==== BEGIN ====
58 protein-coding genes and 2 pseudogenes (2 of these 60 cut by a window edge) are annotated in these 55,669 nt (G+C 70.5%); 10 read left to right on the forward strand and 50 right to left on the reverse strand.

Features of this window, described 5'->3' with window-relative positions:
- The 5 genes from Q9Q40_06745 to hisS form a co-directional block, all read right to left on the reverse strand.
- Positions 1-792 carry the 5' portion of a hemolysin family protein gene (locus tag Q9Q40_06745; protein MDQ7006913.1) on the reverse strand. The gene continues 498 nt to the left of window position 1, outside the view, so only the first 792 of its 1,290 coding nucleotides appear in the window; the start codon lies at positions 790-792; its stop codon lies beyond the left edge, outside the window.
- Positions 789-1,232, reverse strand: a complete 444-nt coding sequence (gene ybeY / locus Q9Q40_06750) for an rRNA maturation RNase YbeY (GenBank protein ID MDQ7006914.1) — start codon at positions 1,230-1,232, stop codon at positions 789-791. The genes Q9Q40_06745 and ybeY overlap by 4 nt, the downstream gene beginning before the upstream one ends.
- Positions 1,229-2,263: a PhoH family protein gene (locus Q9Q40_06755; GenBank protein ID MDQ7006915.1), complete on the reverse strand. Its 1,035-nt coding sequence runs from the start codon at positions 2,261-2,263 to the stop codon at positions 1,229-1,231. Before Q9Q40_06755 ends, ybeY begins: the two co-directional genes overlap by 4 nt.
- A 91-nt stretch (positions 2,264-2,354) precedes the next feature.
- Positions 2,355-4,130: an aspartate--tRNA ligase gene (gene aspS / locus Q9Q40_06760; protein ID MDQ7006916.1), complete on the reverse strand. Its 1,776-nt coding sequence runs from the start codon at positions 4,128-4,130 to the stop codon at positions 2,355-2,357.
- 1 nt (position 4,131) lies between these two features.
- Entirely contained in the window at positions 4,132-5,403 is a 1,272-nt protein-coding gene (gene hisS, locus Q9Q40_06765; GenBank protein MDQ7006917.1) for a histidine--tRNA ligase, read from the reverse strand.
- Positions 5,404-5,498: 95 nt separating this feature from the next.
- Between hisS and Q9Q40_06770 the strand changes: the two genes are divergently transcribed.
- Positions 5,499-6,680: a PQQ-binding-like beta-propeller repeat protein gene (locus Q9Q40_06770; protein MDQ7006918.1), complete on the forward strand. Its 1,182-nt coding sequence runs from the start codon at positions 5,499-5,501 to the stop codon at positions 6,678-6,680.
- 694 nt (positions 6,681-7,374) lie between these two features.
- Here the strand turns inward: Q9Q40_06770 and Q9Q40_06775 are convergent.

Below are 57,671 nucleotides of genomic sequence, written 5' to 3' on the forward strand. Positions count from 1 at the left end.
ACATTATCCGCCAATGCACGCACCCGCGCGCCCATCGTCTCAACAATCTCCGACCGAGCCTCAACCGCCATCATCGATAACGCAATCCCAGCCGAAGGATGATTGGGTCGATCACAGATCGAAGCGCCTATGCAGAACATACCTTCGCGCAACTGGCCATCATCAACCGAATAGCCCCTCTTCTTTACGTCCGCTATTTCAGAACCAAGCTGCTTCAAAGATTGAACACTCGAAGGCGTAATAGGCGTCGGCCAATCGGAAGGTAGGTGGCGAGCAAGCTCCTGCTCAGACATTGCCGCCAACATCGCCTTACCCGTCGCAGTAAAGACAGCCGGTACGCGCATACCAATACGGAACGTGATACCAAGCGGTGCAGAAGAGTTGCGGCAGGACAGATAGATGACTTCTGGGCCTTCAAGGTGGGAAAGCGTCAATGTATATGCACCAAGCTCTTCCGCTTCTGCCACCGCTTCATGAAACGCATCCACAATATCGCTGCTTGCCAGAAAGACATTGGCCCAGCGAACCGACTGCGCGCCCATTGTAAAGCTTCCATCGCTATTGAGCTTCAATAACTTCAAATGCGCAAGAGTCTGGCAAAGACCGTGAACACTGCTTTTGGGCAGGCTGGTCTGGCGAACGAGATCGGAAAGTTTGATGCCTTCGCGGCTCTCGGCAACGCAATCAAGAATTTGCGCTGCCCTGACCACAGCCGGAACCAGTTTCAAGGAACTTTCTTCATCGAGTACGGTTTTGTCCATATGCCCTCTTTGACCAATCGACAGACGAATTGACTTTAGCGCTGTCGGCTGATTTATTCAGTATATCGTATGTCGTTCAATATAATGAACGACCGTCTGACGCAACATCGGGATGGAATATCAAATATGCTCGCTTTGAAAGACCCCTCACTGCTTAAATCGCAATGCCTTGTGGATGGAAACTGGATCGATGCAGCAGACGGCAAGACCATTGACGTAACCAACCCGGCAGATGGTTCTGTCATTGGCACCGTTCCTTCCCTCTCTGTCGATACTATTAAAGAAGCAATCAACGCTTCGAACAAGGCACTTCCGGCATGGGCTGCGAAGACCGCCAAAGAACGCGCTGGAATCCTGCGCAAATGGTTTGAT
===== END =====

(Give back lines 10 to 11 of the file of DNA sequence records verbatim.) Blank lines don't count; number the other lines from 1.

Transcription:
- Entirely contained in the window at positions 4,132-5,403 is a 1,272-nt protein-coding gene (gene hisS, locus Q9Q40_06765; GenBank protein MDQ7006917.1) for a histidine--tRNA ligase, read from the reverse strand.
- Positions 5,404-5,498: 95 nt separating this feature from the next.